Paddy’s Ranges State Park is a small gem tucked away in the heart of the Victorian Goldfields. The park owes its name to an Irish miner by the name of Paddy who lived in the area in the 1800s.
This feature was originally published in 4x4 Australia’s August 2012 issue
Today, it is a great place for a family getaway with plenty of walking tracks to explore and goldmining relics to discover.
Bush camping is the only option for accommodation and the signs along the Karri Track make it easy to find the large campground. The flat, grassy area is a camper’s dream but beware the prodigious march flies and mosquitos which attacked us as soon as we stepped out of the 4X4. Five-year-old Chantelle was given the job of chasing the little critters away, with the $2 fly-swatter we’d brought coming in very handy.
Facilities are limited to a long-drop toilet and a small rainwater tank but camping is free. The site is ideal for kids as it has heaps of space to play or ride a bike without annoying your next-door neighbours.
The short, well-signposted drive to the Settling Ponds picnic area is a must-do. Here you’ll find tables, a toilet and wood barbecues, although you must bring your own firewood. A walking track winds through the forest and information boards along the route provide interesting details about the history of the park.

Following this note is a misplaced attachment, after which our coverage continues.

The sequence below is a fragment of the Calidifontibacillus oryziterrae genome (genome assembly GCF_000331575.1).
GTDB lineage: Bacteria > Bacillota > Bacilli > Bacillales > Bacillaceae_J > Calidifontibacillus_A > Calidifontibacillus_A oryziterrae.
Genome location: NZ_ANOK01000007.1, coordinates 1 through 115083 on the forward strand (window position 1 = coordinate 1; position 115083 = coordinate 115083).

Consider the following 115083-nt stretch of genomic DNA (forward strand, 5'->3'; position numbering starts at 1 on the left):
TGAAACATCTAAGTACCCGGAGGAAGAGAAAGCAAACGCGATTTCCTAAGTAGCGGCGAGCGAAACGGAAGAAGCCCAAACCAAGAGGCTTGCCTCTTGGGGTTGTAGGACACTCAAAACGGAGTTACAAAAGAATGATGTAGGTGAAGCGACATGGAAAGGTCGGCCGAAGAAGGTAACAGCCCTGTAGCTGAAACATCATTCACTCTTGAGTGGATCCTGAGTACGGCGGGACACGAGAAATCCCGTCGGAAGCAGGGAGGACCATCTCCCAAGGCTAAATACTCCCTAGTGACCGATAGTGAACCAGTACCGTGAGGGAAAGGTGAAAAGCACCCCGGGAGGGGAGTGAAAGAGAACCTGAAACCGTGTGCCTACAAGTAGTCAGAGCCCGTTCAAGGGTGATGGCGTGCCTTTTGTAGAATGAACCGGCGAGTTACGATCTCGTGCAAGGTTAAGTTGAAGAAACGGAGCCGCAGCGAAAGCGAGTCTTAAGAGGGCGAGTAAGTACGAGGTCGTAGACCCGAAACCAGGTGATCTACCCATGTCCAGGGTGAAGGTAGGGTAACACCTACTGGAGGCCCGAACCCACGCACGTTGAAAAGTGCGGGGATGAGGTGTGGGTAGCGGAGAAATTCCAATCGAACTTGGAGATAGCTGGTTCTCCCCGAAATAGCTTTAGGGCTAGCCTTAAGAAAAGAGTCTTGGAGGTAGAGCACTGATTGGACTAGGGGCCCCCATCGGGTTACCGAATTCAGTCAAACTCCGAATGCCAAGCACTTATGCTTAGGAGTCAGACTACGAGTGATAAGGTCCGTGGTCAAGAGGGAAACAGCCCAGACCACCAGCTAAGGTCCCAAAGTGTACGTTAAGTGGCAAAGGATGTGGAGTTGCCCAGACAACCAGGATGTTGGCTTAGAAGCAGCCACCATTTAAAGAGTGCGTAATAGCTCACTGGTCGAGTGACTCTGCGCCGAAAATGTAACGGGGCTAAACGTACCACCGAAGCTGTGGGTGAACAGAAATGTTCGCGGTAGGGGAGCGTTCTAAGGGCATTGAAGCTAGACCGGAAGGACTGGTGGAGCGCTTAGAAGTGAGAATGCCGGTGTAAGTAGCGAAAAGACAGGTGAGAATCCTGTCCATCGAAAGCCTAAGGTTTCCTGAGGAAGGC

The diggers’ holes tell of a long-gone era. Back in the 1800s, more than 25,000 people flocked to these goldfields to try their luck. In its heyday, the gold escort took out more than 8000 ounces of gold a week. The kids had a closer look at the holes but gold was nowhere to be found.
If you’re keen to fossick, there are designated areas within the park where you are allowed to prospect. You’ll need to buy a Miner’s Right and obtain a map at the Coiltek Gold Centre in Maryborough (www.coiltek.com.au).
At the end of the track, the old dam is a reminder of the eucalyptus oil distillery that worked here in the early 1900s. The oil was made by steaming the leaves in a large vat, then condensing the vapour and drawing the oil from the resultant liquid.
From the picnic area it is a quick trip to the Ballarat-Maryborough Road and the Goldfields Reservoir is just down the road on the right. The reservoir was built in 1862 as a water supply for Maryborough but today it is used for recreation. It is also a beautiful spot for a picnic lunch.
Maryborough’s heritage buildings are testament to the town’s rich past. The impressive post office was built in 1877 in typical Victorian style, while Maryborough railway station dates back to the 1890s and now houses the Antique Emporium.
Up on Bristol Hill, the Pioneer Memorial Tower stands 905m above sea level and is a fantastic place from which to watch a sunset. From here it’s an easy 5km drive back to the campground.
We enjoyed four wonderful days in Paddy’s Ranges. We were treated to beautiful weather, breathtaking sunrises and sunsets, and had lots of fun. We didn’t find any gold but the memories made are much more precious.
Paddy’s Ranges State Park is 170km north-west of Melbourne, just south of the town of Maryborough.
Karri Track camping area has toilets and fireplaces. No fees apply.
WHAT TO BRING
Take along your bush shower and bring drinking water. Fuel and groceries are available in Maryborough.
MAPS AND GUIDES
Paddys Ranges State Park Visitor Guide. Contact Parks Victoria on 13 19 63 or visit www.parkweb.vic.gov.au.
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